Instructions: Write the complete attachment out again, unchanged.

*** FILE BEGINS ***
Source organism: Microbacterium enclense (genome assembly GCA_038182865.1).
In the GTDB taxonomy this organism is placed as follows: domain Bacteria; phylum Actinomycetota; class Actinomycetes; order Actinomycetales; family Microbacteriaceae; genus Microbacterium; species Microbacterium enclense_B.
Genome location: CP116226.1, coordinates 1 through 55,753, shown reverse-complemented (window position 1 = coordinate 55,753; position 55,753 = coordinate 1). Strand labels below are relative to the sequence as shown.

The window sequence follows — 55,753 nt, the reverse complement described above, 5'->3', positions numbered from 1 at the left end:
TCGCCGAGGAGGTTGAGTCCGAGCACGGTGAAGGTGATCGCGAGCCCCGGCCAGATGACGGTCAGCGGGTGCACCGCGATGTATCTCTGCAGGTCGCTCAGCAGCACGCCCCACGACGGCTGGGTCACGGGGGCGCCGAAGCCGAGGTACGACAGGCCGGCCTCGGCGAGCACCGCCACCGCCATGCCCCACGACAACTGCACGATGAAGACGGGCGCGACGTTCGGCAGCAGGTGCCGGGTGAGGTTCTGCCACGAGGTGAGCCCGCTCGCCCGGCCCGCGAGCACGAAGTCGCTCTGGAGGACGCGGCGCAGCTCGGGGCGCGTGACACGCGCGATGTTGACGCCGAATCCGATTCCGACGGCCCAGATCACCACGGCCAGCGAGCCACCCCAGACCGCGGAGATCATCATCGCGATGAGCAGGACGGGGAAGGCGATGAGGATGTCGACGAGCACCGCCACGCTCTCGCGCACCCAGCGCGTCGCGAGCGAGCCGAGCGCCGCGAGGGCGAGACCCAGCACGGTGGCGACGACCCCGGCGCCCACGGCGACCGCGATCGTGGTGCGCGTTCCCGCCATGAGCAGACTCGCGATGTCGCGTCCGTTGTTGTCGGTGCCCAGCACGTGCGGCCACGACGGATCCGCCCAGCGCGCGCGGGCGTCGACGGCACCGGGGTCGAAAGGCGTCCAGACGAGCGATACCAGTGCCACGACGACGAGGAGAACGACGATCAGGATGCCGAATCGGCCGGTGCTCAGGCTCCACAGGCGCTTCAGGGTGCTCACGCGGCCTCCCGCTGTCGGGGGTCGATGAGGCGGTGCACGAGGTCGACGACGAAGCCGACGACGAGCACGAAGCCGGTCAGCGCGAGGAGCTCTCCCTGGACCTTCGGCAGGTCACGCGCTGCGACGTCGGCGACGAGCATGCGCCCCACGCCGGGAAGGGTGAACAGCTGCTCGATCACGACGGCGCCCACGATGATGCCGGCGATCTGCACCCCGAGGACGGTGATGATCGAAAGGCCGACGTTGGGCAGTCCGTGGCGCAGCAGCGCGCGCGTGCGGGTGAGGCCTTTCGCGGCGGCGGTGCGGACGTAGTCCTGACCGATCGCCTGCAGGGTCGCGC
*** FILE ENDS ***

Source organism: Microbacterium enclense (genome assembly GCA_038182865.1).
In the GTDB taxonomy this organism is placed as follows: domain Bacteria; phylum Actinomycetota; class Actinomycetes; order Actinomycetales; family Microbacteriaceae; genus Microbacterium; species Microbacterium enclense_B.
Genome location: CP116226.1, coordinates 1 through 55,753, shown reverse-complemented (window position 1 = coordinate 55,753; position 55,753 = coordinate 1). Strand labels below are relative to the sequence as shown.

The window sequence follows — 55,753 nt, the reverse complement described above, 5'->3', positions numbered from 1 at the left end:
TCGCCGAGGAGGTTGAGTCCGAGCACGGTGAAGGTGATCGCGAGCCCCGGCCAGATGACGGTCAGCGGGTGCACCGCGATGTATCTCTGCAGGTCGCTCAGCAGCACGCCCCACGACGGCTGGGTCACGGGGGCGCCGAAGCCGAGGTACGACAGGCCGGCCTCGGCGAGCACCGCCACCGCCATGCCCCACGACAACTGCACGATGAAGACGGGCGCGACGTTCGGCAGCAGGTGCCGGGTGAGGTTCTGCCACGAGGTGAGCCCGCTCGCCCGGCCCGCGAGCACGAAGTCGCTCTGGAGGACGCGGCGCAGCTCGGGGCGCGTGACACGCGCGATGTTGACGCCGAATCCGATTCCGACGGCCCAGATCACCACGGCCAGCGAGCCACCCCAGACCGCGGAGATCATCATCGCGATGAGCAGGACGGGGAAGGCGATGAGGATGTCGACGAGCACCGCCACGCTCTCGCGCACCCAGCGCGTCGCGAGCGAGCCGAGCGCCGCGAGGGCGAGACCCAGCACGGTGGCGACGACCCCGGCGCCCACGGCGACCGCGATCGTGGTGCGCGTTCCCGCCATGAGCAGACTCGCGATGTCGCGTCCGTTGTTGTCGGTGCCCAGCACGTGCGGCCACGACGGATCCGCCCAGCGCGCGCGGGCGTCGACGGCACCGGGGTCGAAAGGCGTCCAGACGAGCGATACCAGTGCCACGACGACGAGGAGAACGACGATCAGGATGCCGAATCGGCCGGTGCTCAGGCTCCACAGGCGCTTCAGGGTGCTCACGCGGCCTCCCGCTGTCGGGGGTCGATGAGGCGGTGCACGAGGTCGACGACGAAGCCGACGACGAGCACGAAGCCGGTCAGCGCGAGGAGCTCTCCCTGGACCTTCGGCAGGTCACGCGCTGCGACGTCGGCGACGAGCATGCGCCCCACGCCGGGAAGGGTGAACAGCTGCTCGATCACGACGGCGCCCACGATGATGCCGGCGATCTGCACCCCGAGGACGGTGATGATCGAAAGGCCGACGTTGGGCAGTCCGTGGCGCAGCAGCGCGCGCGTGCGGGTGAGGCCTTTCGCGGCGGCGGTGCGGACGTAGTCCTGACCGATCGCCTGCAGGGTCGCGC